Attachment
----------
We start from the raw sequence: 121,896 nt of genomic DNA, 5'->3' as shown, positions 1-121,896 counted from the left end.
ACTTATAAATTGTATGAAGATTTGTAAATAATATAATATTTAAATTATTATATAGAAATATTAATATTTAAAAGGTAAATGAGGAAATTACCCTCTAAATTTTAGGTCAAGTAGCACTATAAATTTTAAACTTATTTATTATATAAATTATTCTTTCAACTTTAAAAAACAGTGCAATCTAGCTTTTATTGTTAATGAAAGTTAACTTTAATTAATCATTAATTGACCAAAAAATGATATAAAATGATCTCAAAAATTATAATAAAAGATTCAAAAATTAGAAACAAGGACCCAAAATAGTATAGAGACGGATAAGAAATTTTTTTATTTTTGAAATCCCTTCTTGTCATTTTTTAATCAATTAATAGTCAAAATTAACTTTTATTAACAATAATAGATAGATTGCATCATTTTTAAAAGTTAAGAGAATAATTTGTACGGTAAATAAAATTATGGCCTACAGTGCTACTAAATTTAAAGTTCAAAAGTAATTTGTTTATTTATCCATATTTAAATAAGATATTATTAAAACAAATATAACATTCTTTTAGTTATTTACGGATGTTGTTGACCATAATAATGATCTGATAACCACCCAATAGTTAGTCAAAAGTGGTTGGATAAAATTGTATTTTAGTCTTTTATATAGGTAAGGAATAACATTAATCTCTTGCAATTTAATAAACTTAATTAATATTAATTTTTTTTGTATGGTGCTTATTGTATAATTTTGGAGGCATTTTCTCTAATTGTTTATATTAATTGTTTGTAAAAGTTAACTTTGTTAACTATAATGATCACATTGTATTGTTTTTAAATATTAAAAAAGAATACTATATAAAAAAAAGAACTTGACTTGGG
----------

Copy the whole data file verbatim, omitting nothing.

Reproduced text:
We start from the raw sequence: 121,896 nt of genomic DNA, 5'->3' as shown, positions 1-121,896 counted from the left end.
ACTTATAAATTGTATGAAGATTTGTAAATAATATAATATTTAAATTATTATATAGAAATATTAATATTTAAAAGGTAAATGAGGAAATTACCCTCTAAATTTTAGGTCAAGTAGCACTATAAATTTTAAACTTATTTATTATATAAATTATTCTTTCAACTTTAAAAAACAGTGCAATCTAGCTTTTATTGTTAATGAAAGTTAACTTTAATTAATCATTAATTGACCAAAAAATGATATAAAATGATCTCAAAAATTATAATAAAAGATTCAAAAATTAGAAACAAGGACCCAAAATAGTATAGAGACGGATAAGAAATTTTTTTATTTTTGAAATCCCTTCTTGTCATTTTTTAATCAATTAATAGTCAAAATTAACTTTTATTAACAATAATAGATAGATTGCATCATTTTTAAAAGTTAAGAGAATAATTTGTACGGTAAATAAAATTATGGCCTACAGTGCTACTAAATTTAAAGTTCAAAAGTAATTTGTTTATTTATCCATATTTAAATAAGATATTATTAAAACAAATATAACATTCTTTTAGTTATTTACGGATGTTGTTGACCATAATAATGATCTGATAACCACCCAATAGTTAGTCAAAAGTGGTTGGATAAAATTGTATTTTAGTCTTTTATATAGGTAAGGAATAACATTAATCTCTTGCAATTTAATAAACTTAATTAATATTAATTTTTTTTGTATGGTGCTTATTGTATAATTTTGGAGGCATTTTCTCTAATTGTTTATATTAATTGTTTGTAAAAGTTAACTTTGTTAACTATAATGATCACATTGTATTGTTTTTAAATATTAAAAAAGAATACTATATAAAAAAAAGAACTTGACTTGGG